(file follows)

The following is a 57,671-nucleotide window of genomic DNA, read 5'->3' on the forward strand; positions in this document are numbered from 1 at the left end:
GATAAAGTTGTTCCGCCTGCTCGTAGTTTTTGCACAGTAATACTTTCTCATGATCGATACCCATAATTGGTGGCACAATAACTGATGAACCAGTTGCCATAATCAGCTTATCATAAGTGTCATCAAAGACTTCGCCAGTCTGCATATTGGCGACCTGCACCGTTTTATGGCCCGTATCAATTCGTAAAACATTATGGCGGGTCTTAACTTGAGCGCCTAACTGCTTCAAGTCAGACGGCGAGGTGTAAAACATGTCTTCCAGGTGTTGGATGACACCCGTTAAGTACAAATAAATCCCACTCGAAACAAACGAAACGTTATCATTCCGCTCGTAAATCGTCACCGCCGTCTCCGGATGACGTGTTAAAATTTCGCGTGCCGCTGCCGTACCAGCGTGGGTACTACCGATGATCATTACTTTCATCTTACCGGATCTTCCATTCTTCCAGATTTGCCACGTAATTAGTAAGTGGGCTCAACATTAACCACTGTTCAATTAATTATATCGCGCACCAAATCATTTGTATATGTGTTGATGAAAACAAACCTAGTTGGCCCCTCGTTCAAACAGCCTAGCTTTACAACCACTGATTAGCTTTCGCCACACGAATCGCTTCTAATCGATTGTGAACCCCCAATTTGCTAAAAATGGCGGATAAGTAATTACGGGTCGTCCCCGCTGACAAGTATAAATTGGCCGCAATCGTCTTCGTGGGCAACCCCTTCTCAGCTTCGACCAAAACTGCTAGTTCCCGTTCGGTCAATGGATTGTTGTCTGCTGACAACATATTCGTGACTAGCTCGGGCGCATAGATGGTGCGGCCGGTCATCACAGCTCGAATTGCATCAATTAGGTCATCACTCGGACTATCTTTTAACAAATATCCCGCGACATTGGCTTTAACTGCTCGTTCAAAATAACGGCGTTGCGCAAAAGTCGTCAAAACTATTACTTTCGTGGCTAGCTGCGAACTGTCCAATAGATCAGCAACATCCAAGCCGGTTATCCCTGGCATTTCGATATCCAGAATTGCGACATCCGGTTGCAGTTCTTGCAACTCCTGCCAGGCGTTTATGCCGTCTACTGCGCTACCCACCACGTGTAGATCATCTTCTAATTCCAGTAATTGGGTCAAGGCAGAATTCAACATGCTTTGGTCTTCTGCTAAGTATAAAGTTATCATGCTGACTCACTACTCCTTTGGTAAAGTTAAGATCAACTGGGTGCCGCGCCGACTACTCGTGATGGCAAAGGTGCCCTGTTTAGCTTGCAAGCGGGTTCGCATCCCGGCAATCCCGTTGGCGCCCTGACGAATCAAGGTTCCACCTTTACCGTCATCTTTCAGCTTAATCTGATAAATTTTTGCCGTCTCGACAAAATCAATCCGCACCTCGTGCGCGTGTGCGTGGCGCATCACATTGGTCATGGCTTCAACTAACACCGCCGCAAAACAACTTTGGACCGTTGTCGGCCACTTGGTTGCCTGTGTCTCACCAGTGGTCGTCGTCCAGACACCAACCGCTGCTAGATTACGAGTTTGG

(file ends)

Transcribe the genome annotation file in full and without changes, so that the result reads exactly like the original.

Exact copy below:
The following is a 57,671-nucleotide window of genomic DNA, read 5'->3' on the forward strand; positions in this document are numbered from 1 at the left end:
GATAAAGTTGTTCCGCCTGCTCGTAGTTTTTGCACAGTAATACTTTCTCATGATCGATACCCATAATTGGTGGCACAATAACTGATGAACCAGTTGCCATAATCAGCTTATCATAAGTGTCATCAAAGACTTCGCCAGTCTGCATATTGGCGACCTGCACCGTTTTATGGCCCGTATCAATTCGTAAAACATTATGGCGGGTCTTAACTTGAGCGCCTAACTGCTTCAAGTCAGACGGCGAGGTGTAAAACATGTCTTCCAGGTGTTGGATGACACCCGTTAAGTACAAATAAATCCCACTCGAAACAAACGAAACGTTATCATTCCGCTCGTAAATCGTCACCGCCGTCTCCGGATGACGTGTTAAAATTTCGCGTGCCGCTGCCGTACCAGCGTGGGTACTACCGATGATCATTACTTTCATCTTACCGGATCTTCCATTCTTCCAGATTTGCCACGTAATTAGTAAGTGGGCTCAACATTAACCACTGTTCAATTAATTATATCGCGCACCAAATCATTTGTATATGTGTTGATGAAAACAAACCTAGTTGGCCCCTCGTTCAAACAGCCTAGCTTTACAACCACTGATTAGCTTTCGCCACACGAATCGCTTCTAATCGATTGTGAACCCCCAATTTGCTAAAAATGGCGGATAAGTAATTACGGGTCGTCCCCGCTGACAAGTATAAATTGGCCGCAATCGTCTTCGTGGGCAACCCCTTCTCAGCTTCGACCAAAACTGCTAGTTCCCGTTCGGTCAATGGATTGTTGTCTGCTGACAACATATTCGTGACTAGCTCGGGCGCATAGATGGTGCGGCCGGTCATCACAGCTCGAATTGCATCAATTAGGTCATCACTCGGACTATCTTTTAACAAATATCCCGCGACATTGGCTTTAACTGCTCGTTCAAAATAACGGCGTTGCGCAAAAGTCGTCAAAACTATTACTTTCGTGGCTAGCTGCGAACTGTCCAATAGATCAGCAACATCCAAGCCGGTTATCCCTGGCATTTCGATATCCAGAATTGCGACATCCGGTTGCAGTTCTTGCAACTCCTGCCAGGCGTTTATGCCGTCTACTGCGCTACCCACCACGTGTAGATCATCTTCTAATTCCAGTAATTGGGTCAAGGCAGAATTCAACATGCTTTGGTCTTCTGCTAAGTATAAAGTTATCATGCTGACTCACTACTCCTTTGGTAAAGTTAAGATCAACTGGGTGCCGCGCCGACTACTCGTGATGGCAAAGGTGCCCTGTTTAGCTTGCAAGCGGGTTCGCATCCCGGCAATCCCGTTGGCGCCCTGACGAATCAAGGTTCCACCTTTACCGTCATCTTTCAGCTTAATCTGATAAATTTTTGCCGTCTCGACAAAATCAATCCGCACCTCGTGCGCGTGTGCGTGGCGCATCACATTGGTCATGGCTTCAACTAACACCGCCGCAAAACAACTTTGGACCGTTGTCGGCCACTTGGTTGCCTGTGTCTCACCAGTGGTCGTCGTCCAGACACCAACCGCTGCTAGATTACGAGTTTGG